The phrase “Start with the end in mind” is used so often in marketing, it has become cliché. What’s even more obnoxious is… it’s still necessary to repeat it.
As a data-obsessed marketer, I could look atreports and metrics all day (and I do). For many marketers, it’s tougher for them to weave in the time for analytics and analysis alongside their day-to-day deadlines. Between Monday and Friday, somehow time speeds up and budgets shrink, and suddenly we can become guilty of doing what’s in front of us, instead of checking our alignment towards our goals.
That’s why we start with the end in mind.
When asked how to get to Mount Olympus, Socrates replied, “By making sure that every step you take is in that direction.”
From the beginning of a project, campaign or fiscal year, when the energy and excitement – and potential – is high, and we’re all in the same room, let’s set our goal posts out at the end of the field. Together. If we assume that we’re all on the same page, with the same end game, we may be disappointed when we find that we’ve all been running full speed in slightly different directions.
"If your goal is a 5 percent lift in revenue, a leading indicator like lift in online sales or a lift in sales driven by email marketing can tell you if you’re on track"
We may not even notice it! We may end up at more or less the same place, but in order to ensure that we’re doing a touchdown dance together, we’ve got to agree on the goal, direction, and plan to get there, before we start.
It’s easy, right? We’re all here to make more money for the company! (Nice try.)
Your company has business objectives: Goals. Smart goals are measurable and date-driven, i.e. “A 5 percent lift in same store sales year-over-year.” Once you’re all aligned on that, take it one step further: What are the leading indicators that you’re on track to hit that goal? If you’re hoping to see a lift in your annual revenue, you’d likely measure your monthly revenue to see if you’re pacing on track, right?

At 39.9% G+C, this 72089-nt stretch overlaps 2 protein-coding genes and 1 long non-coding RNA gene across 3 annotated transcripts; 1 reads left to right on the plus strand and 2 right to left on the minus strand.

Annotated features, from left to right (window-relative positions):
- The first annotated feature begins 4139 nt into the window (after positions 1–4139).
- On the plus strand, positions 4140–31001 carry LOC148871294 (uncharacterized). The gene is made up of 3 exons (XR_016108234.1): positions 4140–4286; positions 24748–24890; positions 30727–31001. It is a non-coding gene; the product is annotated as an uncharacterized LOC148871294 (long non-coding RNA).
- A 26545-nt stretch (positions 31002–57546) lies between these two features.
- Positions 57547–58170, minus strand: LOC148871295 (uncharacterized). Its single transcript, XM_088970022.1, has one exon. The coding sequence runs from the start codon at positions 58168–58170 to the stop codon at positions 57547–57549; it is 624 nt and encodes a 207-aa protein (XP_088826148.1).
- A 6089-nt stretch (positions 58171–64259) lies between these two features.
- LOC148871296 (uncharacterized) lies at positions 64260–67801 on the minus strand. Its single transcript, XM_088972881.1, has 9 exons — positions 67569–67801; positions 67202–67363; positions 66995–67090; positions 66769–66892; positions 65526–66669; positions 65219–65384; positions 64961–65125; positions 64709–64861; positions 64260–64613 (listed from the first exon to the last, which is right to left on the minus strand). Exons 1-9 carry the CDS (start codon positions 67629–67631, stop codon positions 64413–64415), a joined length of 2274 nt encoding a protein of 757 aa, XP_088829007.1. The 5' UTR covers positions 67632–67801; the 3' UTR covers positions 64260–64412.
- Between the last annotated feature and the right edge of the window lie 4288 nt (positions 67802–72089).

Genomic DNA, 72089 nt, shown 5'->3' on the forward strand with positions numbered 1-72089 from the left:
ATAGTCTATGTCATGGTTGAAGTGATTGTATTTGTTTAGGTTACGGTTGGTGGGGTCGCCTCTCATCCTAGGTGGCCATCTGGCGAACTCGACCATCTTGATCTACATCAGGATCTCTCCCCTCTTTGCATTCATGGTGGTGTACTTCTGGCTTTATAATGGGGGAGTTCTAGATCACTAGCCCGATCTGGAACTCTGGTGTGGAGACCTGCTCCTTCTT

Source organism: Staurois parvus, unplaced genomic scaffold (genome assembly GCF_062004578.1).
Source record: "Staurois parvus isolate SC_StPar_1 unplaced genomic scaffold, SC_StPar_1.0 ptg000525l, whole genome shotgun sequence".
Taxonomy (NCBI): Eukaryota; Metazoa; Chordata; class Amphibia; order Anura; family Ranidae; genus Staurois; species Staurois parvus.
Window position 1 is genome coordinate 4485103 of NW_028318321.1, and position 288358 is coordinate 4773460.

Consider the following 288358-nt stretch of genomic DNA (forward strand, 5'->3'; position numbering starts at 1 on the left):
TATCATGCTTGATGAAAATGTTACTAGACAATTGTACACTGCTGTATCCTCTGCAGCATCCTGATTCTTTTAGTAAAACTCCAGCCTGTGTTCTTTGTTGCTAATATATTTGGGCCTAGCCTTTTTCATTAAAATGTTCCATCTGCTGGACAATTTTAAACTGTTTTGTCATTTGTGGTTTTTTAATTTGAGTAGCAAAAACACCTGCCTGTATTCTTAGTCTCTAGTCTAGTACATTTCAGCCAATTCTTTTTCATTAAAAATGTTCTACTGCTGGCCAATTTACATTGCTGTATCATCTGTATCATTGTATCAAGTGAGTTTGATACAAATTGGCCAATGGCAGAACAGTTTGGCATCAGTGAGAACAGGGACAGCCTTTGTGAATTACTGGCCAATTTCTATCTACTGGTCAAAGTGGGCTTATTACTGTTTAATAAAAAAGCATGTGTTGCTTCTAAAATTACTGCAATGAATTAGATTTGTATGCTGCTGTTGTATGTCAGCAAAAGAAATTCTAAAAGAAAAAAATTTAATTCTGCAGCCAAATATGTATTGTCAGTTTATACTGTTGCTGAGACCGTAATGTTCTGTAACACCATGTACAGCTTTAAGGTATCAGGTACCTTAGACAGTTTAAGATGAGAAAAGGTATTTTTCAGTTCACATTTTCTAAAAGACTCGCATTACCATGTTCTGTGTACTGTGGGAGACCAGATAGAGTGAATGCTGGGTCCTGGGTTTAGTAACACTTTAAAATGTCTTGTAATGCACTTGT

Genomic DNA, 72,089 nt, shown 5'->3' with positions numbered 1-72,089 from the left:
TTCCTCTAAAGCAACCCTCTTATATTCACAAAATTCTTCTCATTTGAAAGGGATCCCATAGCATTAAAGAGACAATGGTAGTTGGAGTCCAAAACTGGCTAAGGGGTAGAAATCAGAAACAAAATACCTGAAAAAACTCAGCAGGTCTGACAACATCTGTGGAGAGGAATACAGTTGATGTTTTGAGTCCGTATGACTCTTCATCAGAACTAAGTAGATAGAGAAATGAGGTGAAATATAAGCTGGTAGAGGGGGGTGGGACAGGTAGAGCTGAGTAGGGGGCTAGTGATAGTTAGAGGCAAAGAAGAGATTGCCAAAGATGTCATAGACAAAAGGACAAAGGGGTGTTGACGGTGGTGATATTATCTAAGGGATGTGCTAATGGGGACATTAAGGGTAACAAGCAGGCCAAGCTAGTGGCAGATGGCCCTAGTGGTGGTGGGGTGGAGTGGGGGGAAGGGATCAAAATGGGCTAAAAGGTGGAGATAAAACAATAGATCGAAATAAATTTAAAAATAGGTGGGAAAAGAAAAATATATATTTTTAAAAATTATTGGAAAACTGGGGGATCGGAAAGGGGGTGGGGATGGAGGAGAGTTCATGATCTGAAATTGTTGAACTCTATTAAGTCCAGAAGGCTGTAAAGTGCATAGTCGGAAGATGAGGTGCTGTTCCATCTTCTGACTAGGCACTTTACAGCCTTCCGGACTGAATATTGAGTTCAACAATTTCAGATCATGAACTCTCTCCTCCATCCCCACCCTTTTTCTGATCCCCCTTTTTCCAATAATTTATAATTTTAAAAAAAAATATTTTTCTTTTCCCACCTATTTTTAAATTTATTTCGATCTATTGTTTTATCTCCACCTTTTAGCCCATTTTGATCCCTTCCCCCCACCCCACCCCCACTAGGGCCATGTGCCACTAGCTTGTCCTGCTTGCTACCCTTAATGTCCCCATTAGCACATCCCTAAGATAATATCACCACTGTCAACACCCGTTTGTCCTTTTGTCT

That is how you should think of your marketing analytics, too. If your goal is a 5 percent lift in revenue, a leading indicator like lift in online sales or a lift in sales driven by email marketing can tell you if you’re on track and where you might need to make optimizations in order to hit your goals. Now, you’ve got a recipe for your monthly marketing analytics report.
• Percentage lift in brand awareness or brand preference
• Percentage lift in leads captured
• Percentage lift in sales
Tie your marketing success metrics to those higher-level goals, and you’ll be making sure that your steps are pointing in the right direction:
• Percentage lift in brand mentions
• Percentage lift in lead page traffic
• Percentage lift in conversion rate; bonus points for breaking it down by source to optimize where your leads come from with next quarter’s budget
There’s another great reason for defining Mount Olympus and using a map to get you there: You won’t get caught up in 60-page monthly marketing reports (analysis paralysis) on social media audience size (which doesn’t ladder up to your goals), and your team won’t have to scramble to provide last minute one-off report requests. You’ll already know that you’re reporting on the most important metrics of success for your company: because everyone already agreed to them at the start.